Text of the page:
Why Huckleberry Finn Should Be Allowed to Be Read in Public Schools

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The novel The Adventures of Huckleberry Finn is a snapshot into antebellum America. It embodies the spirit of the South and portrays it as most saw it; be it racist or not. When the novel is viewed as a whole, it is one of the greatest pieces of American literature. The novel is, in short, appropriate for the classroom setting, and should continue to be taught in the public school system.

The problem, however, is that some people do not see it that way. They focus on the book's use of the word ‘nigger', and the racism in it (in a sense, ‘selective reading'). They do not seem to comprehend that, though it is fiction, it is set in a real time period, and its characters and their actions could have easily been as real as the mighty Mississippi.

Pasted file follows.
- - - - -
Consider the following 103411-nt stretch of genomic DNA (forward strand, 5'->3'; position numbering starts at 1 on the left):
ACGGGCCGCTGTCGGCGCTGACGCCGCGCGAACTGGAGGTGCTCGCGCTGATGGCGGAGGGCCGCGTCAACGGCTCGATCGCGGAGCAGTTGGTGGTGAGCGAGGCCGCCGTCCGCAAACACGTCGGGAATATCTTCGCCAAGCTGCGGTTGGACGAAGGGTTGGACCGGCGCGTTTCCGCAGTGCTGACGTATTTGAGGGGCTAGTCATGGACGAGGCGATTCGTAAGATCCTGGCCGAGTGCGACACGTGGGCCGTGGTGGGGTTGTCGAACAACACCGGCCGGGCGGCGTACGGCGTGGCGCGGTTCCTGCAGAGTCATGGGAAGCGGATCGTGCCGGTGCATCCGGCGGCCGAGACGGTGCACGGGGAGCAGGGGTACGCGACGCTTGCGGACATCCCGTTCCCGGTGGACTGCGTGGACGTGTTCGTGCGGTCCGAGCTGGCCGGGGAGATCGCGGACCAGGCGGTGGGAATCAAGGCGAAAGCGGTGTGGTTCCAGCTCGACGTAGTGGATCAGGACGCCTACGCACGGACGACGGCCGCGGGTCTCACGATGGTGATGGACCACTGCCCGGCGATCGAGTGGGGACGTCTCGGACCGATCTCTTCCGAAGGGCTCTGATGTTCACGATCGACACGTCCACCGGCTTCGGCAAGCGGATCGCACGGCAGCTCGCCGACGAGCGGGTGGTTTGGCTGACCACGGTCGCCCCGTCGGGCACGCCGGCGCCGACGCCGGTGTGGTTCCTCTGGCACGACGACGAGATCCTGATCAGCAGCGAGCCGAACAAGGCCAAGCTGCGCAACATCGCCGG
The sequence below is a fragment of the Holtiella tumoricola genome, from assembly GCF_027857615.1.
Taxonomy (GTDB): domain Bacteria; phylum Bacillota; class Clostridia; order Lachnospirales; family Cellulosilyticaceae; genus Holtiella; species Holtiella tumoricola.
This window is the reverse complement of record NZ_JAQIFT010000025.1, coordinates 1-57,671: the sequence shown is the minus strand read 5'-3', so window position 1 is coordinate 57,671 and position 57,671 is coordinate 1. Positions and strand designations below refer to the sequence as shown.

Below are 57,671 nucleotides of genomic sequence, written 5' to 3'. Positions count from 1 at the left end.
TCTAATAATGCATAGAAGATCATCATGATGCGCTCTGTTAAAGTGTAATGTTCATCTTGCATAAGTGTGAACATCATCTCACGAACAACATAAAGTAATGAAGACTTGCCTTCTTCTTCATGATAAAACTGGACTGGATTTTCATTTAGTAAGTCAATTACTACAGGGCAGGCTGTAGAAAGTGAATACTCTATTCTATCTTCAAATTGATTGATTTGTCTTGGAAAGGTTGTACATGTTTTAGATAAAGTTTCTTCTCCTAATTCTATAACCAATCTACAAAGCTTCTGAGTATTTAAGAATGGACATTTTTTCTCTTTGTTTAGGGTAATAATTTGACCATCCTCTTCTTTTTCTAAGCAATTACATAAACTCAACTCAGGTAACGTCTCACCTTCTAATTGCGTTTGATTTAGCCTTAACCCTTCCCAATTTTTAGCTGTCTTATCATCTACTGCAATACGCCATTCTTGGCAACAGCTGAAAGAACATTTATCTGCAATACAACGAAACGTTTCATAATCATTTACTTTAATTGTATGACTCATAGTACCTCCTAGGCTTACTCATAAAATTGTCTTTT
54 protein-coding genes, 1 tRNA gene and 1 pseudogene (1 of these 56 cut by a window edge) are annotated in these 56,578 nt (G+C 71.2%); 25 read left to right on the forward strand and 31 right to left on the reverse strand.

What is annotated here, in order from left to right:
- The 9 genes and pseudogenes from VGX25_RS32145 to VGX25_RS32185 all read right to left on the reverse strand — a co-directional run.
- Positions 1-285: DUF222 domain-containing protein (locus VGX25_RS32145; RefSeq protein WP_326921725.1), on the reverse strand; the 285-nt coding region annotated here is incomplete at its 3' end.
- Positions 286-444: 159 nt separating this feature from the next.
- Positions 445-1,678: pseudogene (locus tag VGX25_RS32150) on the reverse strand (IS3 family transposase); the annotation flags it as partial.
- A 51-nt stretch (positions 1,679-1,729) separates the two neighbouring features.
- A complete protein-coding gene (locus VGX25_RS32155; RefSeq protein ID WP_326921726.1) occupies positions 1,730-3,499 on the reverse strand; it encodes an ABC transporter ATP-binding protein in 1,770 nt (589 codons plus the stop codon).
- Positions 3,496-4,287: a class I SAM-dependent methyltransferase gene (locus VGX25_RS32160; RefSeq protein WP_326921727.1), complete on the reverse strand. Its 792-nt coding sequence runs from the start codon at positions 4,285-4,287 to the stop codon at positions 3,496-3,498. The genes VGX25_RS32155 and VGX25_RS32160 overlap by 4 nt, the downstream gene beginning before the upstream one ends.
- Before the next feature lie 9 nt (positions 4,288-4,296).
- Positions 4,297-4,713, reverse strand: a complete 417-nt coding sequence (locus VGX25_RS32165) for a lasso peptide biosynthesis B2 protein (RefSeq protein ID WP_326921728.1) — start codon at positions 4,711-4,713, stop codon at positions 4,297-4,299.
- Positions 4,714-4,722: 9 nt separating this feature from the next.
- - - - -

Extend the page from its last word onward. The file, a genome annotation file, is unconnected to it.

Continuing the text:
Racism is not the focus of the book. The book is based on, as the books title so bluntly puts it, the adventures of Huckleberry Finn. The racism in the book is background information, but it is still very important, because if it were left out than Twain would be giving a false account of life before the American Civil War. One thing worse than slavery is trying to ignore it and forget it ever happened (by leaving it out of the book), but even more terrible would be to sugarcoat it and give a false history, making slavery and racism seem like a mere footnote in American history, and in doing so making it seem insignificant or even like it was a good thing.

Those who choose to ‘selectively read' the book will not realize that Huck was not a racist, he just didn't know any better. He treated Jim with more respect than anyone else; even other slaves were more racist toward each other than Huck was toward Jim. After all, Huck remembers Jim and their friendship and warmth. He imagines Jim not as a slave, but as a human being. So what is it that those who oppose to Huckleberry Finn have a problem with? Do they think that Twain himself was a racist?

No, that is not the issue either. Though they may think that...
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